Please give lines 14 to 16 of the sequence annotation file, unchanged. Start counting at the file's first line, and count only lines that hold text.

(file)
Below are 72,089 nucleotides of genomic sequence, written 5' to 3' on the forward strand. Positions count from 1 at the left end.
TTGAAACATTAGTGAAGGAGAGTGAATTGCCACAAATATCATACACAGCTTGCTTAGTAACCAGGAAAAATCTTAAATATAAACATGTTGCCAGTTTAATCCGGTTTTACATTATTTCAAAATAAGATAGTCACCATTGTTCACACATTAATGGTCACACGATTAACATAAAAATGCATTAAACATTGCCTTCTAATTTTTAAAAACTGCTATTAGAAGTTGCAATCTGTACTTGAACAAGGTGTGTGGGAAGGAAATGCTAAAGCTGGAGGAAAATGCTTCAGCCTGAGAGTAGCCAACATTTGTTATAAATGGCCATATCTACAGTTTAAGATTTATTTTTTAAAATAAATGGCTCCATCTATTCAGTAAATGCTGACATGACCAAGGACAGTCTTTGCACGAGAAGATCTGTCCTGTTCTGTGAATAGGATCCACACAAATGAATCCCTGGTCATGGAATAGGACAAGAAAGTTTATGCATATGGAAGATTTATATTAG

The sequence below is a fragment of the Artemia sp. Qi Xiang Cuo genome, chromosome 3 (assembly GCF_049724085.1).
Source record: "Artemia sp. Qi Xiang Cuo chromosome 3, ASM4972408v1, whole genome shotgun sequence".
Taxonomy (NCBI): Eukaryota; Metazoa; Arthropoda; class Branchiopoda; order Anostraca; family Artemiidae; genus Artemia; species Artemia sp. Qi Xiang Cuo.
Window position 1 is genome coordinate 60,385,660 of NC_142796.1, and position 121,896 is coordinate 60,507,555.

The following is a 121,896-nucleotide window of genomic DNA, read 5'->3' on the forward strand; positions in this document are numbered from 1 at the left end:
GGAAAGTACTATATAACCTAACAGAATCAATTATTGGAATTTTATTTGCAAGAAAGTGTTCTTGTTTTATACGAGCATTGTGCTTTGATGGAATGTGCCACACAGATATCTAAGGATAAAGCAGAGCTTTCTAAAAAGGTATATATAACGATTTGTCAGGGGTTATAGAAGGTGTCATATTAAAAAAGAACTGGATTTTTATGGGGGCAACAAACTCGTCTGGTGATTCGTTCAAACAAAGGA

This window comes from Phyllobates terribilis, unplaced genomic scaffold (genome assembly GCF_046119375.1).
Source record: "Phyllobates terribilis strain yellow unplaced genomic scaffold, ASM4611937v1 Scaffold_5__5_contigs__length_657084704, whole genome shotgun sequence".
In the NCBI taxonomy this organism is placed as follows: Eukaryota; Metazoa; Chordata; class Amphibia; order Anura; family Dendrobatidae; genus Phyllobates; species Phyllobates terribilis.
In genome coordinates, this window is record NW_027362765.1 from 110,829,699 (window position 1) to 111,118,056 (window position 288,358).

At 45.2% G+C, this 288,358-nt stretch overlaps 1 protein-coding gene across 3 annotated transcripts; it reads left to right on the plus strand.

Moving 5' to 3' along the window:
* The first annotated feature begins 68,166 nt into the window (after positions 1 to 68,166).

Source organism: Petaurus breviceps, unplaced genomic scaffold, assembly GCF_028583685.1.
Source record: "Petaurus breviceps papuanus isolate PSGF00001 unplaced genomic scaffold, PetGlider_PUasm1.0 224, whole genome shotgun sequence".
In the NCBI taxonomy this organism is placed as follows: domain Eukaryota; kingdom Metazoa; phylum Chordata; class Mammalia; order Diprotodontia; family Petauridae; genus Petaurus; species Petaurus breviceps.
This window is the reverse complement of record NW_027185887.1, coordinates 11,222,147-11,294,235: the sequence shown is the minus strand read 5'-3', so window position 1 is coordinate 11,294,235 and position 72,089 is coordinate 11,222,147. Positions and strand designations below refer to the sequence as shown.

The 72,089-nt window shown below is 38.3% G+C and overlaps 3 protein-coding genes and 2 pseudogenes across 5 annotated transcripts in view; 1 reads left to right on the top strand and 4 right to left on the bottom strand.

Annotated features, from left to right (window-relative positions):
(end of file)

Moving 5' to 3' along the window:
* The first annotated feature begins 68,166 nt into the window (after positions 1 to 68,166).

Source organism: Petaurus breviceps, unplaced genomic scaffold, assembly GCF_028583685.1.